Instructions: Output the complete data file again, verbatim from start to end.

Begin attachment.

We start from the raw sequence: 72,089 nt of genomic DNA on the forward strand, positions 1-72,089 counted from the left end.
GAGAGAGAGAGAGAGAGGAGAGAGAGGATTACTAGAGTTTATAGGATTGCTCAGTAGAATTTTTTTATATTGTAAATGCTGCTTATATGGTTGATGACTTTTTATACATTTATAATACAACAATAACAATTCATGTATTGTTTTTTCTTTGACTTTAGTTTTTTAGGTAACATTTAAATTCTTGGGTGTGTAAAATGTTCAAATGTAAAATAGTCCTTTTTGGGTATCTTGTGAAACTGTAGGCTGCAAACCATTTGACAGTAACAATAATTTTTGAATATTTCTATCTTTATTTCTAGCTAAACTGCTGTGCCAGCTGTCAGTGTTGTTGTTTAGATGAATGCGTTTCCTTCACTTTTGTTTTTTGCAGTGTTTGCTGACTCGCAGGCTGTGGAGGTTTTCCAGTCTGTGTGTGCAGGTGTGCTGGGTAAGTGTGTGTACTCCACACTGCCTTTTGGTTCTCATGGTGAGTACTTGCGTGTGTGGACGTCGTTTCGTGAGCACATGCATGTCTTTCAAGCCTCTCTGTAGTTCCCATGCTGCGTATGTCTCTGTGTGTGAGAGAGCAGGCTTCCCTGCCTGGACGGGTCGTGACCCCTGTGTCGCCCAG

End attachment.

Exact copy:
We start from the raw sequence: 72,089 nt of genomic DNA on the forward strand, positions 1-72,089 counted from the left end.
GAGAGAGAGAGAGAGAGGAGAGAGAGGATTACTAGAGTTTATAGGATTGCTCAGTAGAATTTTTTTATATTGTAAATGCTGCTTATATGGTTGATGACTTTTTATACATTTATAATACAACAATAACAATTCATGTATTGTTTTTTCTTTGACTTTAGTTTTTTAGGTAACATTTAAATTCTTGGGTGTGTAAAATGTTCAAATGTAAAATAGTCCTTTTTGGGTATCTTGTGAAACTGTAGGCTGCAAACCATTTGACAGTAACAATAATTTTTGAATATTTCTATCTTTATTTCTAGCTAAACTGCTGTGCCAGCTGTCAGTGTTGTTGTTTAGATGAATGCGTTTCCTTCACTTTTGTTTTTTGCAGTGTTTGCTGACTCGCAGGCTGTGGAGGTTTTCCAGTCTGTGTGTGCAGGTGTGCTGGGTAAGTGTGTGTACTCCACACTGCCTTTTGGTTCTCATGGTGAGTACTTGCGTGTGTGGACGTCGTTTCGTGAGCACATGCATGTCTTTCAAGCCTCTCTGTAGTTCCCATGCTGCGTATGTCTCTGTGTGTGAGAGAGCAGGCTTCCCTGCCTGGACGGGTCGTGACCCCTGTGTCGCCCAG